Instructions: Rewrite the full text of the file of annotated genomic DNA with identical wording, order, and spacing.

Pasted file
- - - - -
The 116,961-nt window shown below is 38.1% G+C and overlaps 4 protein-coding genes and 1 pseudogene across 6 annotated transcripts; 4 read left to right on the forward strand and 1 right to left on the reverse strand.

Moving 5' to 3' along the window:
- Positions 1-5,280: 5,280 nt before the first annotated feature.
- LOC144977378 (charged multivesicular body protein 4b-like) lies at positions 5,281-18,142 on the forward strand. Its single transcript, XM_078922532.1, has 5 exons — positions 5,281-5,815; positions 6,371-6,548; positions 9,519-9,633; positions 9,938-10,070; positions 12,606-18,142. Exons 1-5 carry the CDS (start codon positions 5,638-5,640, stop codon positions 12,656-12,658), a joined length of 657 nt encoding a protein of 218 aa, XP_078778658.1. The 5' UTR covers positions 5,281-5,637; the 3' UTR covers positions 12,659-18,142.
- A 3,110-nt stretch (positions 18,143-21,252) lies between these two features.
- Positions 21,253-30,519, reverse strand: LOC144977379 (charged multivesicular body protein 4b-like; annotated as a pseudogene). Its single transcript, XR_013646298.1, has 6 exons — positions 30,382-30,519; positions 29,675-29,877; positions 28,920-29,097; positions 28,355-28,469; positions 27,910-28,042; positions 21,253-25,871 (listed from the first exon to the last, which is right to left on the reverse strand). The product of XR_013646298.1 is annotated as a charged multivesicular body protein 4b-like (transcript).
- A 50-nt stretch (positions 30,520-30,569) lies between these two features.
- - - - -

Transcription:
The 116,961-nt window shown below is 38.1% G+C and overlaps 4 protein-coding genes and 1 pseudogene across 6 annotated transcripts; 4 read left to right on the forward strand and 1 right to left on the reverse strand.

Moving 5' to 3' along the window:
- Positions 1-5,280: 5,280 nt before the first annotated feature.
- LOC144977378 (charged multivesicular body protein 4b-like) lies at positions 5,281-18,142 on the forward strand. Its single transcript, XM_078922532.1, has 5 exons — positions 5,281-5,815; positions 6,371-6,548; positions 9,519-9,633; positions 9,938-10,070; positions 12,606-18,142. Exons 1-5 carry the CDS (start codon positions 5,638-5,640, stop codon positions 12,656-12,658), a joined length of 657 nt encoding a protein of 218 aa, XP_078778658.1. The 5' UTR covers positions 5,281-5,637; the 3' UTR covers positions 12,659-18,142.
- A 3,110-nt stretch (positions 18,143-21,252) lies between these two features.
- Positions 21,253-30,519, reverse strand: LOC144977379 (charged multivesicular body protein 4b-like; annotated as a pseudogene). Its single transcript, XR_013646298.1, has 6 exons — positions 30,382-30,519; positions 29,675-29,877; positions 28,920-29,097; positions 28,355-28,469; positions 27,910-28,042; positions 21,253-25,871 (listed from the first exon to the last, which is right to left on the reverse strand). The product of XR_013646298.1 is annotated as a charged multivesicular body protein 4b-like (transcript).
- A 50-nt stretch (positions 30,520-30,569) lies between these two features.